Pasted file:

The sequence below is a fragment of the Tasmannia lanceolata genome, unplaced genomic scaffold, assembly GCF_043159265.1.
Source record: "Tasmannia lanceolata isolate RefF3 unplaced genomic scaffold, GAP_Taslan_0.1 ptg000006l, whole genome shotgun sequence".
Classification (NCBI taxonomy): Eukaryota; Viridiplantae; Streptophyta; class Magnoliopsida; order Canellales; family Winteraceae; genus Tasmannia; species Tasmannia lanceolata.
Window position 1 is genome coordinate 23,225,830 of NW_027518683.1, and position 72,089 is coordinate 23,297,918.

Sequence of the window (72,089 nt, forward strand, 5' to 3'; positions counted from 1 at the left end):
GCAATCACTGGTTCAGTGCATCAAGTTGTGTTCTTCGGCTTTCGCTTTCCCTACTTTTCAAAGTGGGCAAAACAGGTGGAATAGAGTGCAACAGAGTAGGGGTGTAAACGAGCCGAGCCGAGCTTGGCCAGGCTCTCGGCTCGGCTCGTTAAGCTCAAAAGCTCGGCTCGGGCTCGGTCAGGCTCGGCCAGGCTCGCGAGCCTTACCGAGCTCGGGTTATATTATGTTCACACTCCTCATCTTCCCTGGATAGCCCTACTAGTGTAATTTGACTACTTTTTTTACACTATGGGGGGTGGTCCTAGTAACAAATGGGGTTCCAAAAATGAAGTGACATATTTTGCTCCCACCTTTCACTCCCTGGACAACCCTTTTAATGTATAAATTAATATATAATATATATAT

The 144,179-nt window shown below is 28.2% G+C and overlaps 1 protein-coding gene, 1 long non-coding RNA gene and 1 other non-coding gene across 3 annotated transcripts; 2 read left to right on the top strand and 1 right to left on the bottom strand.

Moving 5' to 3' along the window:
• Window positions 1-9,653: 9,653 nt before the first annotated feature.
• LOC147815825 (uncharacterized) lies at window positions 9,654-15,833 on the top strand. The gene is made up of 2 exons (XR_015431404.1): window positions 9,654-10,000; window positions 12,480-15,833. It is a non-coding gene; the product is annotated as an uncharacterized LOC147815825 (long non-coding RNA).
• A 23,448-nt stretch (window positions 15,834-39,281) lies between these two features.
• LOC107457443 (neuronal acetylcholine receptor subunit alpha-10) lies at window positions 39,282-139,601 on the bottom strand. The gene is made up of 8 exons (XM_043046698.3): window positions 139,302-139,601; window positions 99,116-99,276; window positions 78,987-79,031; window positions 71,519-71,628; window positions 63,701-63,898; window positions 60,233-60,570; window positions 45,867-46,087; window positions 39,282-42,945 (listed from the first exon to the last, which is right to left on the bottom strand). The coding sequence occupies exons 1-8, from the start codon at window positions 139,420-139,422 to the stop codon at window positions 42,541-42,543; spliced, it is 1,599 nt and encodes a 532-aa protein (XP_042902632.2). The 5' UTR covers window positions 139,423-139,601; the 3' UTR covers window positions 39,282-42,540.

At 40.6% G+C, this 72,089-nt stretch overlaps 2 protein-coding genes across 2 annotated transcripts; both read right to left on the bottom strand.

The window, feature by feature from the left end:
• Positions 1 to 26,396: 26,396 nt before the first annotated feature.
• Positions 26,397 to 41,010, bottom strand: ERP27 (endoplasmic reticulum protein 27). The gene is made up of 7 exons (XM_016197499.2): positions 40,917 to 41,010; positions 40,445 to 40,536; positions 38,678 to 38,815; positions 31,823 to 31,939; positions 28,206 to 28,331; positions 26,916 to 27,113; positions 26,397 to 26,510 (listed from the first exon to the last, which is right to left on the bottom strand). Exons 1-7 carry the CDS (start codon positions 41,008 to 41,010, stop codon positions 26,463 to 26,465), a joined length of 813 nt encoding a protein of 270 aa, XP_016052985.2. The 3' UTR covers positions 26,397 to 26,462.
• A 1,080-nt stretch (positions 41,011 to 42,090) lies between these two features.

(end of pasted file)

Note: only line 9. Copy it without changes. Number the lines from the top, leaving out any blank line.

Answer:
• Window positions 1-9,653: 9,653 nt before the first annotated feature.